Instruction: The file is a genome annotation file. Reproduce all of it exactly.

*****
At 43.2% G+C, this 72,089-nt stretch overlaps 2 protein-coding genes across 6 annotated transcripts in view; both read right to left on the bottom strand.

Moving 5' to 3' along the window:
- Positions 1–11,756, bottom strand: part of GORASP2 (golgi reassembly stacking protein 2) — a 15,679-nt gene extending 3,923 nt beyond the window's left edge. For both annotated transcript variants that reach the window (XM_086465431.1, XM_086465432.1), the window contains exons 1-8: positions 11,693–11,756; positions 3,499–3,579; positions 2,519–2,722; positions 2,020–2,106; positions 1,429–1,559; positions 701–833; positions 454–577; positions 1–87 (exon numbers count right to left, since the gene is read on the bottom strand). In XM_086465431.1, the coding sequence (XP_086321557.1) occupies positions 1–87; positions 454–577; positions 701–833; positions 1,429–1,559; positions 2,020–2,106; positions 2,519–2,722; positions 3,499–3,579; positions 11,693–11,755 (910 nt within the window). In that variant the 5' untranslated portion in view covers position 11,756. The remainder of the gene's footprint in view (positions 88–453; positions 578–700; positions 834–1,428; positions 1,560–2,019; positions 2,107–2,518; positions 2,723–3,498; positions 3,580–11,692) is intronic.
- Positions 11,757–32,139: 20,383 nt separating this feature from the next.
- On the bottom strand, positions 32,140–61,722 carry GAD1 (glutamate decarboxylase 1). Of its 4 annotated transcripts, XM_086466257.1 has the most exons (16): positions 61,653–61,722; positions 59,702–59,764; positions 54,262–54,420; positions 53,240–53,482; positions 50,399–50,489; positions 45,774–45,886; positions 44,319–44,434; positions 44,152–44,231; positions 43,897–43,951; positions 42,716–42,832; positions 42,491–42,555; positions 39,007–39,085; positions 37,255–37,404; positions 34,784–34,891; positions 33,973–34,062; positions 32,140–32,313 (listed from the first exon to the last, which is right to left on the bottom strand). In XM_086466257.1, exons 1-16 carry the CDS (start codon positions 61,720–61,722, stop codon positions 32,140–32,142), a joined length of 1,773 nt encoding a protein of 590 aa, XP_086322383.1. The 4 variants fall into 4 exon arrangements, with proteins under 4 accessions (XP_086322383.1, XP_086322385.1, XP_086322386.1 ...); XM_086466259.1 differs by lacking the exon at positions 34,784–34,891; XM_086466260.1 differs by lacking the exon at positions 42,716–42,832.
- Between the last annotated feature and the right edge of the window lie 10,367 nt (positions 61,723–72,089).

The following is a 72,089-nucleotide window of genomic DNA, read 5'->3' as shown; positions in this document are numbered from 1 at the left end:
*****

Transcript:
At 43.2% G+C, this 72,089-nt stretch overlaps 2 protein-coding genes across 6 annotated transcripts in view; both read right to left on the bottom strand.

Moving 5' to 3' along the window:
- Positions 1–11,756, bottom strand: part of GORASP2 (golgi reassembly stacking protein 2) — a 15,679-nt gene extending 3,923 nt beyond the window's left edge. For both annotated transcript variants that reach the window (XM_086465431.1, XM_086465432.1), the window contains exons 1-8: positions 11,693–11,756; positions 3,499–3,579; positions 2,519–2,722; positions 2,020–2,106; positions 1,429–1,559; positions 701–833; positions 454–577; positions 1–87 (exon numbers count right to left, since the gene is read on the bottom strand). In XM_086465431.1, the coding sequence (XP_086321557.1) occupies positions 1–87; positions 454–577; positions 701–833; positions 1,429–1,559; positions 2,020–2,106; positions 2,519–2,722; positions 3,499–3,579; positions 11,693–11,755 (910 nt within the window). In that variant the 5' untranslated portion in view covers position 11,756. The remainder of the gene's footprint in view (positions 88–453; positions 578–700; positions 834–1,428; positions 1,560–2,019; positions 2,107–2,518; positions 2,723–3,498; positions 3,580–11,692) is intronic.
- Positions 11,757–32,139: 20,383 nt separating this feature from the next.
- On the bottom strand, positions 32,140–61,722 carry GAD1 (glutamate decarboxylase 1). Of its 4 annotated transcripts, XM_086466257.1 has the most exons (16): positions 61,653–61,722; positions 59,702–59,764; positions 54,262–54,420; positions 53,240–53,482; positions 50,399–50,489; positions 45,774–45,886; positions 44,319–44,434; positions 44,152–44,231; positions 43,897–43,951; positions 42,716–42,832; positions 42,491–42,555; positions 39,007–39,085; positions 37,255–37,404; positions 34,784–34,891; positions 33,973–34,062; positions 32,140–32,313 (listed from the first exon to the last, which is right to left on the bottom strand). In XM_086466257.1, exons 1-16 carry the CDS (start codon positions 61,720–61,722, stop codon positions 32,140–32,142), a joined length of 1,773 nt encoding a protein of 590 aa, XP_086322383.1. The 4 variants fall into 4 exon arrangements, with proteins under 4 accessions (XP_086322383.1, XP_086322385.1, XP_086322386.1 ...); XM_086466259.1 differs by lacking the exon at positions 34,784–34,891; XM_086466260.1 differs by lacking the exon at positions 42,716–42,832.
- Between the last annotated feature and the right edge of the window lie 10,367 nt (positions 61,723–72,089).

The following is a 72,089-nucleotide window of genomic DNA, read 5'->3' as shown; positions in this document are numbered from 1 at the left end: